¶7 The requirement that the Information state facts to allege every material element of the crime charged has been firmly rooted in Oklahoma jurisprudence since the time of statehood. See Stout v. Territory, 2 Okl.Cr. 500, 103 P. 375 (1909); Fletcher v. State, 2 Okl.Cr. 300, 101 P. 599 (1909); Abrams v. State, 13 Okl.Cr. 11, 161 P. 331 (1916); Armour v. State, 72 Okl.Cr. 44, 112 P.2d 1116 (1941); Dunbar v. State, 75 Okl.Cr. 275, 131 P.2d 116 (1942); McCoy v. State, 92 Okl.Cr. 412, 223 P.2d 778 (1950); Douglas v. State, 93 Okl.Cr. 132, 225 P.2d 376 (1951); Jones v. State, 94 Okl.Cr. 15, 229 P.2d 613 (1951); Vandiver v. State, 97 Okl.Cr. 217, 261 P.2d 617 (1953); Gibson v. State, 328 P.2d 718 (Okl.Cr. 1958); Fish v. State, 505 P.2d 490 (Okl.Cr. 1973); Wilds v. State, 545 P.2d 779 (Okl.Cr. 1976); Williams v. State, 579 P.2d 194 (Okl.Cr. 1978); Nunley v. State, 660 P.2d 1052, cert. denied, 464 U.S. 867, 104 S. Ct. 205, 78 L. Ed. 2d 179 (Okl.Cr. 1983); Plotner v. State, 762 P.2d 936 (Okl.Cr. 1988).
¶8 The test for sufficiency of the Information which the State advances, that it sufficiently apprises the defendant of what he must be prepared to meet, is only the second prong of the two-prong test for sufficiency of the information articulated by this Court:
The true test of sufficiency is not whether it might possibly have been made more certain, but whether it contains every element of the offense to be charged and sufficiently apprises the defendant of what he must be prepared to meet. (emphasis added).
See Ex Parte Burnett, 78 Okl.Cr. 147, 145 P.2d 441 (1944); Sparkman v. State, 67 Okl.Cr. 245, 93 P.2d 1095 (1939); Stokes v. State, 86 Okl.Cr. 21, 189 P.2d 424 (1948), modified on other grounds, 86 Okl.Cr. 21, 190 P.2d 838 (1948); Argo v. State, 88 Okl.Cr. 107, 200 P.2d 449 (Okl.Cr. 1948); Raper v. State, 96 Okl.Cr. 18, 248 P.2d 267 (1952); Frazier v. State, 267 P.2d 155 (Okl.Cr. 1954); Fish v. State, supra; City of Tulsa v. Haley, 554 P.2d 102 (Okl.Cr. 1976), overruled on other grounds, 775 P.2d 826, 828 (1989); Lamb v. State, 626 P.2d 1355 (Okl.Cr. 1981); Nunley v. State, supra.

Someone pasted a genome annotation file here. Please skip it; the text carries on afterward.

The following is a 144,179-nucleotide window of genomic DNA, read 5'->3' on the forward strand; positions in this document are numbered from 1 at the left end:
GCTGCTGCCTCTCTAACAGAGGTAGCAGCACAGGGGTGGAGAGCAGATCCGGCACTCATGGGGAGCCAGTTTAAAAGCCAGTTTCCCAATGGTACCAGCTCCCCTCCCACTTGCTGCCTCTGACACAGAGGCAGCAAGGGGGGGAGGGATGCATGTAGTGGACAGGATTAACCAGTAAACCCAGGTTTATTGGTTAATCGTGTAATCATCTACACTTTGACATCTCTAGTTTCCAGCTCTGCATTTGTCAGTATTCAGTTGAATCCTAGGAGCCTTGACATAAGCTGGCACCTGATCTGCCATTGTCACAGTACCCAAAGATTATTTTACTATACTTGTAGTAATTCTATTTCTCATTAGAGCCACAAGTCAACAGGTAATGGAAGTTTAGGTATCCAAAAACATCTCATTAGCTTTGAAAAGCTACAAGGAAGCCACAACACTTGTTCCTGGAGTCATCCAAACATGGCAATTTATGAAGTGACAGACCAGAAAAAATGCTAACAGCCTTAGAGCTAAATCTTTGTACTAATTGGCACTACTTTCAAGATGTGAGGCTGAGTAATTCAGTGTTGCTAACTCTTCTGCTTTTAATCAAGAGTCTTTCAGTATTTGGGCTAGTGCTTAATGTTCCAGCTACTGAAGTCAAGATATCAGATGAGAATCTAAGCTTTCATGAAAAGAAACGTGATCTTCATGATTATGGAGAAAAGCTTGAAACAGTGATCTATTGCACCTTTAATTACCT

¶9 Some of these cases state the "elements" must be alleged, while others use the language "the particulars" or "facts constituting" the crime. These terms are equivalent. They all mean that the criminal Information must set forth facts to allege each element of the crime charged.
¶10 This pleading requirement has long been held by this Court to be constitutional. In Fletcher we held the due process clause of the Oklahoma Constitution Article II, § 16 requires notice of all the elements of the specific offense charged. Driving the point home the Court asked rhetorically,
Who will contend this is done when the Indictment or Information does not contain a statement of all the particulars essential to constitute an offense or crime.
101 P. at 604. In Stokes we based our holding on Article II, § 20 of the Oklahoma Constitution. We explained:
This requirement is not an unreasonable one but is in keeping with the Constitution and statutory provisions with reference to criminal pleading, as well as the provisions of this court construing such provisions.
189 P.2d at 428. See also City of Tulsa v. Haley, 554 P.2d at 103.
[827 P.2d 878]
¶11 In addition to being constitutional, the requirement that the Information set forth facts to allege every material element of the crime charged is also statutory. Title 22 O.S. 1981 §§ 401 [22-401]
¶12 through 410
¶13 Sections 401 through 410 provide in relevant part as follows: